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Two things may have persisted through all these years. Sylvie just has always patchworked her training approach. At the time of the the first video she's taking the train down from Fort Montgomery where we lived in a little rented house next to a National Park, to train in Manhattan. We were just piecing training together because there was no real path to where she wanted to get as a fighter, no "Point A to point B, just do all the work, listen to all the right people and you'll get there" path. 11 years on we are in the exact same place. There is no point A to point B path. She's much, much further down a path of her own invention, to be sure, tinkering steps forward up a rock wall, but everything unstable that she faced 11 years ago is still right there. She's training sometimes at her old gym, sometimes alone working on self-curation, daily in sparring at another gym, privately with Yodkhunpon, and all the intermittent training in filming legends and great krus in the Library. But, from at least my perception, nothing has changed at all in this. She is not being carried by a process, or by powerful others, and in this sense is exposed. There is no safe port. And because her process involves sharing her flaws with others - unlike every other fighter I've ever seen, where it is regular to hide your flaw and amplify your best qualities - this exposure is hard to carry. The other aspect that has persisted is that because she's a true disruptor in the sport, doing things outside of the expectations and ways of others who are invested quite differently, there is a constant social current she is swimming against. In the first video she's talking about YouTube criticism, but more this is just push back against who she is. So many have come to support her over the last decade, and lent their voices & resources to make the path possible, but still there is, and may always be a detractor audience, which in part comes from the fact that she's still doing things that nobody else does. In the second vlog she's matured into her place in the sport, taken root in herself...to some small degree, but personally the same pressures of resistance press upon her. The road is no easier at this point, than it was 11 years ago. In fact in many ways its even more difficult...but, what has changed and deepened is the richness of what she has built up inside, with 268 fights and a decade of sharing her flaws with others for over a decade. She has more substance and standing and belief in what she is doing. This is what I see.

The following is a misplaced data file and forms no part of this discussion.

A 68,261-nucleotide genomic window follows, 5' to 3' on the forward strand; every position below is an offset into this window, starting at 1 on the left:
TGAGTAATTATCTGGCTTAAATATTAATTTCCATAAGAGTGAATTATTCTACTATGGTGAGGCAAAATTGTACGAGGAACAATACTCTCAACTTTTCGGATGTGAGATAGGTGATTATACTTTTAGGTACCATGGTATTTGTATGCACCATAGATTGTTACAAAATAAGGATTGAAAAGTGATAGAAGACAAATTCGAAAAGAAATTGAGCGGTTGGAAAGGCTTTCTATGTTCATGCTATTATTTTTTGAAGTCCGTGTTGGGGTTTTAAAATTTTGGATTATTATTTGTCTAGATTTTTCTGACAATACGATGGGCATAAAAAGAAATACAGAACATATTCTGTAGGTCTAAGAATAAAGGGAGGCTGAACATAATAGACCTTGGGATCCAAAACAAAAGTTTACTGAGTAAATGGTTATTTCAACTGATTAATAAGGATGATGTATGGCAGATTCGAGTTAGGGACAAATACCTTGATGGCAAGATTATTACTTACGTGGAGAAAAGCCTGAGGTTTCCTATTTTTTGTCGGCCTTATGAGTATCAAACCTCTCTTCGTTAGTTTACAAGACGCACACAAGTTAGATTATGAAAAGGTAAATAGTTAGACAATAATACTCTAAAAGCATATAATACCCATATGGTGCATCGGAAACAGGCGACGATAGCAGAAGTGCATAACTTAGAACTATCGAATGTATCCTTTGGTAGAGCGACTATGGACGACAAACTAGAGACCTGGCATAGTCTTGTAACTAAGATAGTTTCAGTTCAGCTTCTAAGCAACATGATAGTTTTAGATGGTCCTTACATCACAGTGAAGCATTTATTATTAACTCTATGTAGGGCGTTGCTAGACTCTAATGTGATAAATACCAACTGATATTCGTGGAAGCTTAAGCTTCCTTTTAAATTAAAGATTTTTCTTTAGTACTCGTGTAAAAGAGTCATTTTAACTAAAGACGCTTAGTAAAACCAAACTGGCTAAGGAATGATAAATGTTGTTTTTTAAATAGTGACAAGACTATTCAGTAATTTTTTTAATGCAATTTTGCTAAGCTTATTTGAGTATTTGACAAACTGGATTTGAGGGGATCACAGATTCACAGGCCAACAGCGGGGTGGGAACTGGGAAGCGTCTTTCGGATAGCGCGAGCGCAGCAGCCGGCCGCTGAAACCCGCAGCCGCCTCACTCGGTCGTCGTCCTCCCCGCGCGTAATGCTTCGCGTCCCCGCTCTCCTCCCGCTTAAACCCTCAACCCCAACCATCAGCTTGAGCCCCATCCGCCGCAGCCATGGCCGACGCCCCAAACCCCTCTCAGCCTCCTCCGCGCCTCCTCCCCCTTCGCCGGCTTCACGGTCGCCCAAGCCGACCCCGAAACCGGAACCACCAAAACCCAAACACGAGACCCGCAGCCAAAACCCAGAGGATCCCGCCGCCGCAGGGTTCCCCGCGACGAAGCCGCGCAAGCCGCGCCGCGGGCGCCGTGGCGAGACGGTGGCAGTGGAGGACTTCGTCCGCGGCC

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    • February 06-2023 - Monday Morning 07:00 - 09:00 Good start to the week. Awake and out of the door at 06:50a, and at the gym by 07:00a. I really should be arriving to the gym by 06:30 to start the day with 30-minute run, but I'll admit, recently have been neglecting this. Instead, I began with my usual warmup of 15-minutes skipping + 10-minute full body stretch.  There were 4 of us training this morning with the 1 instructor. After warmup, I sparred for 3-rounds with same person who I had only met briefly sometime last week. Not knowing much about him or his skill level, we felt each other out with light kicks and punch combinations. His idea of light sparring was a bid harder than what I had in mind, which became clear when he landed a roundhouse kick to my temple with a bit of force. I reeled back smiling with a hand gesture pushing to the floor while saying 'Sabai', reminding him to go easy, to which he responded by rolling his eyes. In general, he wasn't very warm to me throughout class. We went 2-rounds with gloves and shin guards, followed by 1-round boxing with gloves only, no kicking. He landed some good combinations on me with a bit more power than I'm used to receiving, which is helping increase my confidence and comfort with standing in a guarded position taking shots. I'm becoming less timid/afraid of being hit and hitting back. Landing a clean jab to his chin felt good in response to a hook he got me with. After sparring, I went 5, 3-minutes rounds on the pads throwing simple combinations. Kik seems to enjoy having me do jump knees. With my hands locked at his neck/traps, he counts to 50, switching pads every 10, shouting suun, nueng, saawng, saam, sii, haa, hok, jet, bpaaet, gao, sib... 1-10 in thai. He has a pleasant high-pitched voice and the melodic rhythm of the counting helps distract from fatigue and soreness as knee/quad become increasingly battered from repetitive smacking against the pad. My leg muscles have become noticeably harder, stronger and thicker from all the kicking/kneeing. Immediately after the jump knees, he'll point at one of the boys standing against the ropes to have him come in and clinch. This is tough for me right now because I'll be gassed from hitting pads and a stronger, more rested person will come manhandle me in the clinch for a minute followed by more kicks and punches on the pads and ending with 10 punching sit-ups with trainer stepping on tops of feet. I'm being pushed pretty close to my limit with each training session and have found the bar moves higher with each session. The rapid improvement from near daily training has been fun to experience, but it's clear I have a long road ahead to reach the skill and conditioning level of my peers. After padwork, I moved to the heavy bag for 3-rounds; push kicks, low/high kicks, hand combinations. Finished session with neck conditioning, pullups, bodyweight squats, cooldown, stretch. Paid 3,000baht for another week unlimited training. My goal for this week is to not miss a session, train 2x/day Monday-Saturday, 12 sessions total. For those wondering about cost of living here, training works out to 250baht/session or 500baht/day, motorbike rental is 250baht/day, and apartment is 432baht/day. I'm eating a lot right now trying to gain a bit of weight, so my food cost is approx. 500baht/day. I don't drink alcohol, but do smoke weed. Main expenses total ~1700-2000baht/day or ~$50-65/day. Therefore, a realistic budget for me is $1,500-2,000 USD/month to live the comfortable, but not excessive lifestyle I have here. If someone was willing to eat less, live at the gym, borrow a bike from the gym, not smoke weed or alcohol, you could train here for much much cheaper. I'm just not willing to make those sacrifices. I'm vegetarian and struggle at times to find good food options in Thailand. They like to eat their meat with a side of seafood here, so it can be challenging at times to add diversity to my diet despite being able to explain myself in thai. Fortunately, there are three buffet style thai-chinese vegan restaurants near each other here in Udon Thani. After every training session I go to one of the three for a meal. I've become a regular at all of them. The food is delicious and people all very friendly. There's also a few western chains like Burger King who has a plant-based burger that I've been a long time fan of as someone who has driven across the USA many times. My daily food budget is quite a bit higher on the days where I have western food.  Afternoon training begins at 15:00 and I plan to start with a run with the rest of the crew. In the meantime, I'll do laundry, have lunch, and rest.